November 19th-December 19th 2011 is Rom-Com Season at Kid In The Front Row.
On the one hand, this film is great. It's about falling for someone and waiting for their call and missing them when you break up and dying to be back with them and seeing them again and crying and not crying and running around laughing and kissing and being young and beautiful and for the briefest moment you think this might be a really great film...
...Because they get the tone right between the characters. You remember when you were young and a kiss or a not-kiss or a look or an almost look meant everything? This film is about that and at times it captures it perfectly and you feel eighteen again.
I joked in a recent article that one of the main things a rom-com needs is 'white people'. The point being, of course, that Hollywood is prejudiced and makes films mostly for and about white people. But really, the joke is that white people don't really have any problems. And you soon realise that's what this film is about -- white people who don't have any problems.
Here's the story. Two lovely young people fall in love. But the girl's visa is running out so she has to go back to the UK. But she loves the dude so she over-stays her Visa. Then she goes back home. When she returns to the USA, she gets stopped by passport control, because she violated her Visa on her last visit, so they don't let her through. She cries, and oh no, they can't see each other! So she's flown back to the UK.
So that's the first act. Two people fall in love and then one of them isn't allowed in America because of her Visa (and it's her dumb fault anyway). So she goes home and then for fifteen minutes of the movie the characters are soul searching and breaking up and leaving each other. So it goes bad. But then they talk on the phone. And they miss each other. And he flies out to see her. So it wasn't a big deal after all.
Of course, these young romances aren't a big deal. You're just a kid and you get all loved up and you take things way too seriously. But this film takes itself so seriously. It tries to portray the truth. And y'know, maybe it does, but in doing so - you just have a couple of characters sitting around sharing feelings, being happy, being mopey, and having an average white relationship.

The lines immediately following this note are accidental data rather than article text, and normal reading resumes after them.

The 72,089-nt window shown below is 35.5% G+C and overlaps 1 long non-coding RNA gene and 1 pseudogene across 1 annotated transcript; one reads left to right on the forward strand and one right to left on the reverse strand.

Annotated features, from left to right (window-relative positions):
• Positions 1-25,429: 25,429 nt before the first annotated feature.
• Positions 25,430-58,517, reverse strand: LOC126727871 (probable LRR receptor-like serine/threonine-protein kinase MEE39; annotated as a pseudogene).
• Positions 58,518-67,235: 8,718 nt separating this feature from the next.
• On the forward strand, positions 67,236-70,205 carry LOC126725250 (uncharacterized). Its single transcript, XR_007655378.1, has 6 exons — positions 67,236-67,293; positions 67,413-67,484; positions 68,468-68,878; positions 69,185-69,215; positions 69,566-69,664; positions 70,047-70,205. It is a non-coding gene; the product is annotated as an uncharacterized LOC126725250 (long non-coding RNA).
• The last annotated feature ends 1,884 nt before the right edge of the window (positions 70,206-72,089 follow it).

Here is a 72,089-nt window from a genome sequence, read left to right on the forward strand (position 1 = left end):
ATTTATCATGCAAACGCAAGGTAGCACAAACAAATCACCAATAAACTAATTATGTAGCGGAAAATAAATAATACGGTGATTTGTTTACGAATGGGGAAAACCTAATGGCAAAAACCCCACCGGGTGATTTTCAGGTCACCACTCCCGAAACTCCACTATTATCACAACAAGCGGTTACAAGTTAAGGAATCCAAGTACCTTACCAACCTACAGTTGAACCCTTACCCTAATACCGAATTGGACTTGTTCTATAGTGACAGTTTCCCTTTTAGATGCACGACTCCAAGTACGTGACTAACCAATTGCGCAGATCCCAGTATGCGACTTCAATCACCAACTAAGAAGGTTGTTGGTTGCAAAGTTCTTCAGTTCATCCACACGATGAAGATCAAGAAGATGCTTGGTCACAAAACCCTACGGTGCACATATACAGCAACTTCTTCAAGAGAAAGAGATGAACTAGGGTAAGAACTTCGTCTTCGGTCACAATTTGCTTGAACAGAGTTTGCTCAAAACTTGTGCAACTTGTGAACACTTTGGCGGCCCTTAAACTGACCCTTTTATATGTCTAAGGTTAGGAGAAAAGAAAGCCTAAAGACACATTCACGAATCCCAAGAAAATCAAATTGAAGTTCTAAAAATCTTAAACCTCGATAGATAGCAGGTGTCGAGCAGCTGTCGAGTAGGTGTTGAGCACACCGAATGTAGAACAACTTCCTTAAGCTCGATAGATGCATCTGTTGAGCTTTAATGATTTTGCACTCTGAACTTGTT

But I can relate. I mean, all of my relationships are average white relationships and they're boring as hell. And the girl in the movie is just like the girls I fell for back in the day and the dialogue is just like the nonsense we used to spout to each other.
The film is too self-aware, too real. There's no mystery, no magic. When you make a film like this you only have the relationship and the things they experience to hold it together. That's why 'Before Sunrise' works. The glue is so strong. That's why 'Once' touched so many people, it was truthful and poignant and artistic. It resonated.
'Like Crazy' will resonate with people who are like the characters, but so many more will think 'what is the big deal?' and 'why can't they get over themselves?' They should have called this film "Everything Is Normal And Quite Average And Occasionally You Might Go A Month Without Seeing Your Boyfriend But Don't Worry It's OK".
The story may have its fair share of schmaltz and cheesiness, but the direction and performances from the cast make this a believable and painful story about young love. It’s also refreshing to see a film that doesn’t overstay its welcome. Nice review.ReplyDelete
Like Crazy just started playing in my city yesterday, so I haven't yet had a chance to see it, but I'm really looking forward to it--even after reading this.ReplyDelete
Funnily enough, your (bitter) review makes me want to see the movie even more. I prefer films that are realistic and gritty to ones that sugar-coat and over-romanticize relationships and life. I think this may be right up my alley.
DAN - I agree, the performances are fantastic.ReplyDelete
TB - My review is bitter? What's bitter about it? I too, love films that are gritty and real, that wasn't my problem with this film -- my problem was that they were essentially uninteresting people with no problems getting all bothered about not much of anything at all!
SKIRTED WORDSMITH - yeahhhhhh :)
Your last sentence led to that "bitter" conclusion, but it feels like you're belittling love in general in the review. Saying that young romances aren't a big deal, and that they should just get over themselves is insulting to those who are going through it.ReplyDelete
I met my husband at 17. We were long-distance for 9 months before finally living in the same city, and each day of those nine months felt like a year.
It sounds like you were annoyed at watching people being tortured by love. Like, you think it shouldn't be such a huge deal if they can't be together, but for people in that situation, nothing is worse.
Considering I've yet to see the film, though, I concede that the characters could just be super-annoying. I'm really only commenting on the review at this point. I'll let you know if my opinion changes after I've seen it.